Sinister Wisdom 118 Launch: An LHA Tribute to Forty-Five Years
On October 15th, 2020, the Lesbian Herstory Archives co-sponsored an event to celebrate the 45th anniversary of our founding and the launch of a special issue of Sinister Wisdom: A Multicultural Lesbian Literary & Art Journal, celebrating LHA’s forty-five years. The event drew 344 attendees (and 600 RSVPs) to hear a few of the issue’s contributors read from their work. Sinister Wisdom, NYU Division of Libraries, and CLAGS: The Center for LGBTQ Studies also co-sponsored. The event was coordinated by LHA co-coordinators Saskia Scheffer, Flavia Rando, and Shawn(ta) Smith-Cruz, with much support from Joan Nestle and Morgan Gwenwald, and Elvis Bakaitis, coeditor.
Below is a recap of the readers and the launch. We hope you will enjoy.
An Ancestral Welcome
Before an archival image of blurred faces (that could not be denied as queer women of color) hand-clasped, heads bowed, and in prayer, inside a black box theater set the tone for the land acknowledgement and before co-coordinator, Paula Grant read through the list of names for coordinators who are now ancestors for which the issue was dedicated:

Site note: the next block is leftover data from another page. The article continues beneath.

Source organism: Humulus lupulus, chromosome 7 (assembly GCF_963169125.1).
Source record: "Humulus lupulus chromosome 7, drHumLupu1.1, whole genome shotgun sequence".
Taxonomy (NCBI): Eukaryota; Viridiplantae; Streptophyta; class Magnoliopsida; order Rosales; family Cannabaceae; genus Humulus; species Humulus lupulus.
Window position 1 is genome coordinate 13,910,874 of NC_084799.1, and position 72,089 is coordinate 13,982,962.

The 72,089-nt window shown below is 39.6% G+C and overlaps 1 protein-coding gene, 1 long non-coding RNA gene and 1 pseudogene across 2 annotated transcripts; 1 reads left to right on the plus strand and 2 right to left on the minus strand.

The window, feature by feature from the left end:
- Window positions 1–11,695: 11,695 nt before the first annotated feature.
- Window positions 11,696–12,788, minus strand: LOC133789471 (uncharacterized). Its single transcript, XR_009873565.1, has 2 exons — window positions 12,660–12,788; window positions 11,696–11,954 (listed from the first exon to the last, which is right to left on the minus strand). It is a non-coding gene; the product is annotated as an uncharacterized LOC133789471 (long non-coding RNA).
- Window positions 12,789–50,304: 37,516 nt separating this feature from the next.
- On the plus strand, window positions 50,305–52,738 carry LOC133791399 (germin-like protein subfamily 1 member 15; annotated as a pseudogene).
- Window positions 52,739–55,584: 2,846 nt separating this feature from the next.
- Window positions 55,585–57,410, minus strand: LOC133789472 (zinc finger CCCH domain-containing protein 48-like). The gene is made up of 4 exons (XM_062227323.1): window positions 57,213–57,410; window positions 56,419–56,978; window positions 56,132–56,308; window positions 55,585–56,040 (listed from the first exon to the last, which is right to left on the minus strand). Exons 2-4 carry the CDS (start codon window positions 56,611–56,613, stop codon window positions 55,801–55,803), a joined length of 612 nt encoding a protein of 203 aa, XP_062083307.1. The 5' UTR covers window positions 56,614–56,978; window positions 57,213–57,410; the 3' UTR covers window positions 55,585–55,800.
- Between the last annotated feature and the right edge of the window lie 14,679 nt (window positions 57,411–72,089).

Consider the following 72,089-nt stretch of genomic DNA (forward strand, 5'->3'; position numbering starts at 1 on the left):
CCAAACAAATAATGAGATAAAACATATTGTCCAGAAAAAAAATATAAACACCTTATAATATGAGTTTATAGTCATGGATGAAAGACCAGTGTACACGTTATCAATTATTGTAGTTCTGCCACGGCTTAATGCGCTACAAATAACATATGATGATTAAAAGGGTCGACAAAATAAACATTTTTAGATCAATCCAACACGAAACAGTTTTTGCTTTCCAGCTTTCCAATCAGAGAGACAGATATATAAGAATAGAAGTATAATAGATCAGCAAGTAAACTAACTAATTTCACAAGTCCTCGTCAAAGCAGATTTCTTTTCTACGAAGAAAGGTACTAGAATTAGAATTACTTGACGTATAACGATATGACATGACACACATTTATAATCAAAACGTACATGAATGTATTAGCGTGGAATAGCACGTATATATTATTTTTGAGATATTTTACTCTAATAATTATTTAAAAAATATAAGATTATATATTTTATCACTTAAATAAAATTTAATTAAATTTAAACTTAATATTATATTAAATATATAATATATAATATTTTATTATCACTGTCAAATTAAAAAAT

Arisa Reed 1957–1986
Rota Silverstrini 1941–1987
Mabel Hampton 1902–1989
Julia Penelope Stanley 1941–2013
Georgia Brooks 1943–2013
And before we were welcomed by Julie Enszer’s introduction to the issue of this herstoric journal, Sinister Wisdom: A Multicultural Lesbian Literary & Art Journal, where Julie greeted us from a zoom confusion of mass entry, and finally, before the opening remarks where co-sponsors from NYU Libraries and CLAGS: The Center for LGBTQ Studies were given their moments of description, and as the zoom room of 267 lesbians, which grew soon to 344 (with apparently a long wait at the door for those struggling to enter), we were gifted a slideshow of photographs from photographer and co-coordinator, Morgan Gwenwald. The black and white images pulled the viewers into a timeless past that held lesbians behind banners, seated around tables, in embraces, cataloguing books, shouting, and laughing, and together, in community. This was how we began the launch to Sinister Wisdom 118: Forty-Five Years: A Tribute to the Lesbian Herstory Archives.
A slide deck which led to a visual experience that showed each speaker’s chosen images up against their open zoom boxes, a neighboring accompaniment to their testimonial readings.
Joan Nestle was our first reader. She zoomed in from an Australian morning, her partner by her side, and read to us her notes for this special issue, followed by her oral rendering of both Ann Allen Shockley and Naomi Replansky’s work of memory and salutations. Both Ann and Naomi were asked whether the readings were okay to offer, and what a wonderful way to open the space. Joan’s voice, Ann and Naomi’s words.
Deborah Edel, our co-founder and longstanding co-coordinator read, “How the Archives got its Name,” which opens with a first line: “Memory is a strange thing.” Deb’s piece continues to articulate how nomenclature is a community’s prerogative, and that to the surprise of many, the word Herstory was contested, while the word Lesbian, well, “there was no disagreement.”